Wine supplier expands into spirits, beers and ciders


hiver honey beer liberty winesA new craft honey beer has arrived in the UK on-trade as part of a new portfolio of artisan products from supplier Liberty Wines.

The smooth blonde Hiver beer is long-matured and unpasteurised, fermented and conditioned with three different honeys and made in West Sussex with a speciality organic malt to match the subtle flavours.

Other new additions to Liberty Wines portfolio include products from Blackdown Artisan Spirits, produced at the Lurgashall Winery in West Sussex. The range features Blackdown Sussex Dry Gin, using botanicals such as Sussex silver birch sap, and Sussex Blanco Vermouth.

Liberty Wines is also distributing Craigies Irish Cider from an independent cider maker in Co Wicklow. It makes single-vintage ciders using only Irish apples, sourced from dedicated growers in counties Waterford, Tipperary and Kilkenny. The Ballyhook Flyer is a blend of three different apple varieties and is their take on a Breton-style, dry cider.

Other beers joining the portfolio are A Head In A Hat from the Florence Brewery, headed by Peter Haydon, in south-east London. The beers include Gin Golden Ale, using spent botanicals from the City of London Distillery, and Tommy India Pale Ale, made to an original recipe from 1914.

Liberty Wines also handles Cronx beers from The Cronx Brewery which produces a standard well-balanced, traditional bitter and Kotchin blonde ale, brewed with Cascade hops to give a passion fruit and peach aroma.

The aim of extending the portfolio beyond wines is to expand Liberty Wines’ offering for customers as they look to source high-quality regional products from a single trusted distributor.

David Gleave, managing director at Liberty Wines, said: “This is an exciting evolution for our business. While our focus remains on providing award-winning wines, we have seen a growing interest among our customers in sourcing artisan products such as craft beer. Our aim is to enhance our customer offering for both the on- and off-trade.

“We apply the same buying philosophy when sourcing our cider, beers and spirits as we do for our wines and believe that these latest additions to our portfolio offer remarkable quality, individuality and value.”

blackdown sussex dry ginAll the new brands are produced in small quantities “with passion and local pride”, with the same attention to detail as the best wines, resulting in a demonstrable sense of place.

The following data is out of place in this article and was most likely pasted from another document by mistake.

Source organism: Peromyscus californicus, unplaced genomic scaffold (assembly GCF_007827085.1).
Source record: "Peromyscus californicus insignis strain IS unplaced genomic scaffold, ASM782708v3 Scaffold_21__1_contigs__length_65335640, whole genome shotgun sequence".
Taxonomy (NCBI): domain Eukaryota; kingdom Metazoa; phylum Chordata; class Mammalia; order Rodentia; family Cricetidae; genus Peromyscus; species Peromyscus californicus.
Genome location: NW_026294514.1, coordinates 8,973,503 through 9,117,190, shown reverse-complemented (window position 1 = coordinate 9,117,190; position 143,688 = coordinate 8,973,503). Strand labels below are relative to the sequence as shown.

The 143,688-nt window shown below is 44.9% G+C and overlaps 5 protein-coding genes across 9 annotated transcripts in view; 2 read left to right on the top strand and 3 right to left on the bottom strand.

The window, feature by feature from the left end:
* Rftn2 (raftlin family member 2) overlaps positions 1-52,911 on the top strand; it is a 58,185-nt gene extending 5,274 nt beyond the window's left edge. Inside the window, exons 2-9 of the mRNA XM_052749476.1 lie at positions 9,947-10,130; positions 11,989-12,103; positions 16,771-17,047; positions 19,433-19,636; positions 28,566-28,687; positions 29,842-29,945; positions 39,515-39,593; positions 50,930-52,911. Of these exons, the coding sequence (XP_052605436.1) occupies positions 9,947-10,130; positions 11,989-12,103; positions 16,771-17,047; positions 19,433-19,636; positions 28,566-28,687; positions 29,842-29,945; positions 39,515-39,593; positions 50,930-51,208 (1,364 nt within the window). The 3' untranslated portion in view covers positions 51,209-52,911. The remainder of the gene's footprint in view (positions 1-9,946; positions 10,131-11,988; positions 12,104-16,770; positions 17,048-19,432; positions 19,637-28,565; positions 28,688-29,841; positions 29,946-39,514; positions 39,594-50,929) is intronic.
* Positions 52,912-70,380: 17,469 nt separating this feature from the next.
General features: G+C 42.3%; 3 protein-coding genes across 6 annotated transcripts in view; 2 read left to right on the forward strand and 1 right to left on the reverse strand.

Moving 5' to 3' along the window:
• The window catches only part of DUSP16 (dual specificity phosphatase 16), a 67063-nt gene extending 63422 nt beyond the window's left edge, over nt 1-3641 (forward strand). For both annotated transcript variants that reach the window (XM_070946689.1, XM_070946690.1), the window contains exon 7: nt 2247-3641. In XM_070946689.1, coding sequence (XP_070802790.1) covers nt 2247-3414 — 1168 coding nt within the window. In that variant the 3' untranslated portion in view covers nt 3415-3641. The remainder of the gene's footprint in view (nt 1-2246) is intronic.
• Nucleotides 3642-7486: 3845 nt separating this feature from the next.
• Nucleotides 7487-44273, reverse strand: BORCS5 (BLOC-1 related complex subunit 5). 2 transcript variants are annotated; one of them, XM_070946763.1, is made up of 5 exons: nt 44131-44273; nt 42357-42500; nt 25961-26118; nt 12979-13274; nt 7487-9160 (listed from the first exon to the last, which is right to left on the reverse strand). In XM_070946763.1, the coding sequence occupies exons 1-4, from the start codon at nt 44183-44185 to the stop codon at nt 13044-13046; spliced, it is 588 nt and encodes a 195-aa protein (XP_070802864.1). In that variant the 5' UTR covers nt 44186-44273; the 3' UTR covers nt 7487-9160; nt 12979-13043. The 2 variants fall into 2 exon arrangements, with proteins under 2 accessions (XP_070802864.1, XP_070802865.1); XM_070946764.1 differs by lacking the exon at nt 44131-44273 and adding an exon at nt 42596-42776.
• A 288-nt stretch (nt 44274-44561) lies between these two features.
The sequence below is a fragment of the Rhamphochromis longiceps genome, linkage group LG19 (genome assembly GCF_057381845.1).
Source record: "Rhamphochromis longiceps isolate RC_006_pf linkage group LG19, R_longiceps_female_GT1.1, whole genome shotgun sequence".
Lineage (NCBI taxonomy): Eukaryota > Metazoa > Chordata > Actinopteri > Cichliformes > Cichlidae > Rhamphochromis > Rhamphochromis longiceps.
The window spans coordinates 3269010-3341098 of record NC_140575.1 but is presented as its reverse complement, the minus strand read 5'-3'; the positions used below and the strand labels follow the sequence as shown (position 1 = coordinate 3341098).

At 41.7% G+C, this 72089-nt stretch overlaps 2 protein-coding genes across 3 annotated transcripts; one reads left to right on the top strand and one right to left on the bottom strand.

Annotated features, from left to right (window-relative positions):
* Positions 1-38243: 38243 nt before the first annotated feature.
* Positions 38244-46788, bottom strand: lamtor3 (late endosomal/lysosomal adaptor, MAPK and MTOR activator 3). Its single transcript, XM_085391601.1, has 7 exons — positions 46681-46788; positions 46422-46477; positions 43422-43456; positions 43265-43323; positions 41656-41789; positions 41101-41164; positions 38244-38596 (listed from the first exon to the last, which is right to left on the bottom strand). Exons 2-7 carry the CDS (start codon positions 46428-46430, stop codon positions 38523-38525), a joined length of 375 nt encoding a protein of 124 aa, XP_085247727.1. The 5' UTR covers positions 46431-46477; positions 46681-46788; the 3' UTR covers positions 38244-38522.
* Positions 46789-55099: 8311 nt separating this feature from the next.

Sarah Thompson, who owns Blackdown Artisan Spirits with her husband Nathan, said: “Blackdown Artisan Spirits stands for quality, refinement, taste and affordability – values that we believe are important to our discerning customers. Liberty Wines was the perfect choice to work with as their values mirror our own so closely.”

Hiver honey beer was created by Hannah Rhodes, former sales and marketing manager for Meantime Brewery in Greenwich, east London, and, most recently, London sales manager for Frobishers Juices. It is produced at Hepworth Brewery in Horsham, West Sussex, and comes in 330ml bottles with an ABV of 5%.

After developing an interest in urban beekeeping, Hannah wanted a recipe that ensured the flavour of the honey, sourced from independent beekeepers, could shine through without being too sweet or cloying.

Ten per cent of profits are to be donated to pollinator charities and urban space development projects and the brand will focus on beekeeping imagery as it develops.

Hannah said: “The time is right for a brand-led, well distributed craft beer that taps into the urban food scene. As a non-hoppy beer, Hiver is a refreshing change from the heavily hopped craft beers of late and provides bartenders with an authentic craft beer, a unique story and flavour profile and a beer that’s accessible to more mainstream tastes.

“Through a series of focus groups, I took on board the potential concerns of operators and consumers and I hope that the end result meets the demands of both.

“Honey beer is a traditional British beer style that’s been somewhat forgotten about and I’d love to revive it through Hiver. I feel there’s an opportunity for a new category in craft with this beer style and I’m thrilled to bring Hiver to the market as the new and authentic face of honey beer.”

She said the initial response had been “fantastic” and that the beer was popular at the Meatopia food festival in London on September 7.

Hiver’s soft launch sees it available in 10 outlets across London with a number of tastings and events already planned after a tasting at The Hide Bar in Bermondsey Street.

Hannah intends to focus on independents and small multiples in the on-trade initially. Her longer term plans include a full trade launch and widespread consumer awareness campaign in early 2014. Two additional flavours are also planned.

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